Biber: Rosary Sonatas
Daniel Pioro, violin, James McVinnie, organ, harpsichord
Queen Elizabeth Hall foyer & Purcell Room
Sunday 22 January 2023
Described as “a day-long deep dive into the world of Biber’s virtuosic Rosary Sonatas, with performances and talks stretching from sunrise to sunset”, this event divided the three sections of Biber’s Rosary (or Mystery) Sonatas into separate concerts, the first starting at 8 in the morning, one at midday, and then at 4 in the afternoon. The three concerts were interspersed with two pairs of “Deep Dive” talks – “deep dive” being the phrase of the moment as far as the Southbank is concerned, with more references in the January programme booklet, although it is a new one to me. This event seems to be part of the Southbank’s process of post-Covid rethinking, trying to rebuild audiences and attract younger people.
The idea of this event was admirable, if brave, not least for attracting an audience to a concert that started at 8 on a frosty Sunday morning. Our broken train system prevented me from getting there until just before the end of the first concert, but I heard the other two and all the deep dives. I was very impressed at how many people had made it to the 8am concert in the foyer of the Queen Elizabeth Hall. This is not mainstream music for the general music-loving public, although the Biber Rosary Sonatas are well-known to early music fans. The other two concerts were also well attended although the deep dives attracted far fewer. The midday concert was in the Purcell Room, a very much better choice of venue than the wide and noisy expanse of the Queen Elizabeth Hall foyer, although it would have lacked the sight of the sun rising and setting over the Thames.
Social media hackles had already been raised by the advert for the event, which highlighted the names of the two performers and the title of the piece, but did not mention the composer’s name until much further down. There was a hint of a similar approach during the performances, with much of the focus being on the violinist Daniel Pioro, currently a Southbank Artist in Residence. He describes himself as “an ardent advocate for new and experimental music” who “actively promotes new music and is interested in finding new ways of listening to and creating sound”. Given that, his excursion into the world of early music was a formidable challenge, not least in taking on one of the most complex pieces of 17th-century violin music.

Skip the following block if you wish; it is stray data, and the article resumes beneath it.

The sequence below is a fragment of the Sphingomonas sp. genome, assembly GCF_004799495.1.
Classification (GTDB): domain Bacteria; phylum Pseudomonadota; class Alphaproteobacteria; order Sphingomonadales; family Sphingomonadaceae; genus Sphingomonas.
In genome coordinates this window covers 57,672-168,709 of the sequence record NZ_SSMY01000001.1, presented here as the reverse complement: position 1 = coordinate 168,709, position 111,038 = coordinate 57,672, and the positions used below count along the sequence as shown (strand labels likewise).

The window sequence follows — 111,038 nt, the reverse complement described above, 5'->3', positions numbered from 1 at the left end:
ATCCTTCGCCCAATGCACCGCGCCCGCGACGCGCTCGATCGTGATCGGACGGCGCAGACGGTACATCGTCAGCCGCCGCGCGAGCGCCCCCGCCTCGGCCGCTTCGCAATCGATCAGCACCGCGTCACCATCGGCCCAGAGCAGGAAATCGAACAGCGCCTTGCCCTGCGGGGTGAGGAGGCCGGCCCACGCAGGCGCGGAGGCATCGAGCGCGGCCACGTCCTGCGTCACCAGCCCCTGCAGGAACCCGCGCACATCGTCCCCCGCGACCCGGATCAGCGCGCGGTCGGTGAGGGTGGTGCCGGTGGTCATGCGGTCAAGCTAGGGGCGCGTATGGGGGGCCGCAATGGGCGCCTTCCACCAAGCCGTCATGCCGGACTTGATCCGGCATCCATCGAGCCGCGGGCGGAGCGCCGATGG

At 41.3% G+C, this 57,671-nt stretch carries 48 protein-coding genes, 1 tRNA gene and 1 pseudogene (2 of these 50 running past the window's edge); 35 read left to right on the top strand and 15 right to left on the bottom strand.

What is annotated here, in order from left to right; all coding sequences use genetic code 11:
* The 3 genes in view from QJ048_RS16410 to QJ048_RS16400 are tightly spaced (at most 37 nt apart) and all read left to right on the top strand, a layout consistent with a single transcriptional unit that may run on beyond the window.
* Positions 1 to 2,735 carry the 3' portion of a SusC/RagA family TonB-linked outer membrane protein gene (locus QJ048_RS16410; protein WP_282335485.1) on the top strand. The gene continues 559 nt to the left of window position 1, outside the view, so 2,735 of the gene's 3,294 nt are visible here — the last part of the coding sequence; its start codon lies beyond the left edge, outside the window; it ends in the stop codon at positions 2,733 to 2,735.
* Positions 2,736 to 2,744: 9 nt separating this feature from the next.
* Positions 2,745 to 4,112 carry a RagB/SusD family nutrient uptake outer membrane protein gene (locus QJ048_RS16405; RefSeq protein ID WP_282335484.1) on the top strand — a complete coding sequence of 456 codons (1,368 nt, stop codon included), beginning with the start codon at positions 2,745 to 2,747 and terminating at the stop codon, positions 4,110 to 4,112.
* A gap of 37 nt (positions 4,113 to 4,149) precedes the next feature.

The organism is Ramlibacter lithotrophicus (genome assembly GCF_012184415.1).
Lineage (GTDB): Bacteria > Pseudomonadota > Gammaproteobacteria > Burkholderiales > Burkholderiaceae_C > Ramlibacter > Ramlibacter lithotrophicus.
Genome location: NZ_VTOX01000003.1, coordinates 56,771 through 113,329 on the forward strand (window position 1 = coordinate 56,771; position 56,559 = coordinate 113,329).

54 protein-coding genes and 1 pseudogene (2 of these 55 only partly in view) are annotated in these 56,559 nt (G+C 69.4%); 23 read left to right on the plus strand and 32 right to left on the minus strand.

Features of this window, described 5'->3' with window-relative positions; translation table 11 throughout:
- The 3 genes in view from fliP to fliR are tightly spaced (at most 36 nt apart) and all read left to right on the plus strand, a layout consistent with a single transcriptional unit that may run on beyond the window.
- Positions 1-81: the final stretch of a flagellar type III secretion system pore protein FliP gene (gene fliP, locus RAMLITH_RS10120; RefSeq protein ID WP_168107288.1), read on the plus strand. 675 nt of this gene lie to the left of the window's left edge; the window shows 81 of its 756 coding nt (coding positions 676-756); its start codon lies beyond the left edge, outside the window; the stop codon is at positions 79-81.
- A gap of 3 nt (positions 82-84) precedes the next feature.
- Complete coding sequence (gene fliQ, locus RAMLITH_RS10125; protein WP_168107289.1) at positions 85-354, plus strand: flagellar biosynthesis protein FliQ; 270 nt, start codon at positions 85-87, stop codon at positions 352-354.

Biber (or to give him his full name – Heinrich Ignaz Franz Biber von Bibern) was born in Bohemia. He was a virtuoso violinist, and his compositions reveal the extent of his performing talents. In his set of 15 Rosary Sonatas he makes use of scordatura tuning, when in all but the first Sonata, the violin strings are tuned to different notes to the usual G-D-A-E tuning. At the extreme, all four strings are tuned within a single octave. The lower G string has the largest pitch shift, up a fourth to C. The other strings move with a third of their usual pitch. This altering of the tension of the strings has a range of effects, notably on the changing tone colours from different string tensions, and the purity of sound from the different positions of the open strings.
The main challenge for the performer is that the score shows the notes that would be heard if the instrument were tuned conventionally but, because of the different tuning of the strings, they will hear different notes that reflect the altered tuning of each string. Biber increases the complexity of the scordatura tunings as the Sonatas progress, with brighter tunings for the five Joyful Mysteries and darker and more extreme tunings for the five Sorrowful Mysteries, culminating in the most intense for Sonata X ‘The Crucifixion’. The tuning for Sonata XI ‘The Resurrection’ uses the most harmonically pure tuning of the strings (with octaves in G and D), but calls for the middle two strings to be crossed over below the bridge and above the neck of the violin, creating two symbolic cross shapes. It is a shame that we didn’t see a close-up of what this actually looked like during any of the talks – it is not easy to spot in performance.